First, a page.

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   For other cases where messages are conveyed by some protocol other
   than SIP, that protocol might itself have some way of conveying
   PASSporTs.  But there will surely be cases where legacy transmission
   of messages will not permit an accompanying PASSporT, in which case
   something like out-of-band [RFC8816] conveyance would be the only way
   to deliver the PASSporT.  This may be necessary to support cases
   where legacy SMPP systems cannot be upgraded, for example.

   A MESSAGE request can be sent to multiple destinations in order to
   support multiparty messaging.  In those cases, the "dest" field of
   the PASSporT can accommodate the multiple targets of a MESSAGE
   without the need to generate a PASSporT for each target of the
   message.  If however the request is forked to multiple targets by an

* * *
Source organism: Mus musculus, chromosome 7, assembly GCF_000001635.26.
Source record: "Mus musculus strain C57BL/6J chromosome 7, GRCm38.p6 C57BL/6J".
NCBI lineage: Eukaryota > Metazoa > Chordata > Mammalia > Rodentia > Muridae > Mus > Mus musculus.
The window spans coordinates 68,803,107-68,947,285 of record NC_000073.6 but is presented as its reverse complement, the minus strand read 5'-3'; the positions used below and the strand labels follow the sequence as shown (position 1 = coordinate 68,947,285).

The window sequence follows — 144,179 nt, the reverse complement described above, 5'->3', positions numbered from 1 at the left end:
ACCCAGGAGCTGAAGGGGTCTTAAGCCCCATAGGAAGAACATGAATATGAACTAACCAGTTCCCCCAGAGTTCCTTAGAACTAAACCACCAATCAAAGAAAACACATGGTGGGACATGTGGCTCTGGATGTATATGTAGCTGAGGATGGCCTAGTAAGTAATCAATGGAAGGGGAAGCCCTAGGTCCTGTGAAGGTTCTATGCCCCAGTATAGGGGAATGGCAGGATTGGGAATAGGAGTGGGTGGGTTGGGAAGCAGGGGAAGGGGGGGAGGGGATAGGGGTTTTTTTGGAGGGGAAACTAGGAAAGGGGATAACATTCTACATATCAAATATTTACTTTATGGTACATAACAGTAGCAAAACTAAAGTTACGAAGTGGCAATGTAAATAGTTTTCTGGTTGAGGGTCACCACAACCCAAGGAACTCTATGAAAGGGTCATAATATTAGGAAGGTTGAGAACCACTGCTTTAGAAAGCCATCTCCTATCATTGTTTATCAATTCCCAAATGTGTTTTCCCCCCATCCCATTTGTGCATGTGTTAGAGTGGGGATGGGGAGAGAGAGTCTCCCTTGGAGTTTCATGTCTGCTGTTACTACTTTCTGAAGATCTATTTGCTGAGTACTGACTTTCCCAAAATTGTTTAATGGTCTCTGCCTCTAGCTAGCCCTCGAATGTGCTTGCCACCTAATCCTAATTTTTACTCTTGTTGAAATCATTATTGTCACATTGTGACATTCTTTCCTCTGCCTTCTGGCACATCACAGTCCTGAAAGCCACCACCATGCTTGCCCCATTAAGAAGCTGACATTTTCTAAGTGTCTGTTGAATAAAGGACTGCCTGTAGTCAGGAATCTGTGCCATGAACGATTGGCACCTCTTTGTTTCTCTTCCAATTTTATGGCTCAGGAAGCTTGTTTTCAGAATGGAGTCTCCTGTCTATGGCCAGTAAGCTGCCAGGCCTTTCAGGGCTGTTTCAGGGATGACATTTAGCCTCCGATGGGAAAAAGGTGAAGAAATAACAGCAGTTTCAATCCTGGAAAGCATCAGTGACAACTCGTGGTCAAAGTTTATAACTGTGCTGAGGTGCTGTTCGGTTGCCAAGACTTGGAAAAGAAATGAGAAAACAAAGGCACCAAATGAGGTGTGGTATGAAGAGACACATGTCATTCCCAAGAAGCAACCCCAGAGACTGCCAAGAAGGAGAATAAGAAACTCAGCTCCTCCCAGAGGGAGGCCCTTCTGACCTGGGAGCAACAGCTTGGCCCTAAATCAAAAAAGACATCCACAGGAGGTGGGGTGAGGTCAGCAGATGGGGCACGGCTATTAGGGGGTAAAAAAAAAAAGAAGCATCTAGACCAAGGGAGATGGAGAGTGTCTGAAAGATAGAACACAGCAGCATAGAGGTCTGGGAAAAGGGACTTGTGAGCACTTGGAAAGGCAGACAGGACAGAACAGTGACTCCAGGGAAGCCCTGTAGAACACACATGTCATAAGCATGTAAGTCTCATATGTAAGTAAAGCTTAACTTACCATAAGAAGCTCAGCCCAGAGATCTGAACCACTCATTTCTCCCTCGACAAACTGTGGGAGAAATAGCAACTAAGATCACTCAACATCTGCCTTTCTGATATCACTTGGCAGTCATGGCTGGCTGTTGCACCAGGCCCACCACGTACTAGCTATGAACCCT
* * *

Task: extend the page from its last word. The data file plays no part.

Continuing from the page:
intermediary later in the call flow, and the list of targets is not
   available to the authentication service, then that forking
   intermediary would need to use diversion [RFC8946] PASSporTs to sign
   for its target set.

4.  Certificates and Messaging

   The [RFC8226] STIR certificate profiles defines a way to issue
   certificates that sign PASSporTs, which attest through their
   TNAuthList a Service Provider Code (SPC) and/or a set of one or more
   telephone numbers.  This specification proposes that the semantics of
   these certificates should suffice for signing for messages from a
   telephone number without further modification.

   As the "orig" and "dest" field of PASSporTs may contain URIs
   containing SIP URIs without telephone numbers, the STIR for messaging
   mechanism contained in this specification is not inherently
   restricted to the use of telephone numbers.  This specification
   offers no guidance on certification authorities who are appropriate
   to sign for non-telephone number "orig" values.

5.  Acknowledgments

   We would like to thank Christer Holmberg, Brian Rosen, Ben Campbell,
   and Alex Bobotek for their contributions to this specification.

6.  IANA Considerations

6.1.  JSON Web Token Claims Registration

   This specification requests that the IANA add one new claim to the
   JSON Web Token Claims registry as defined in [RFC7519].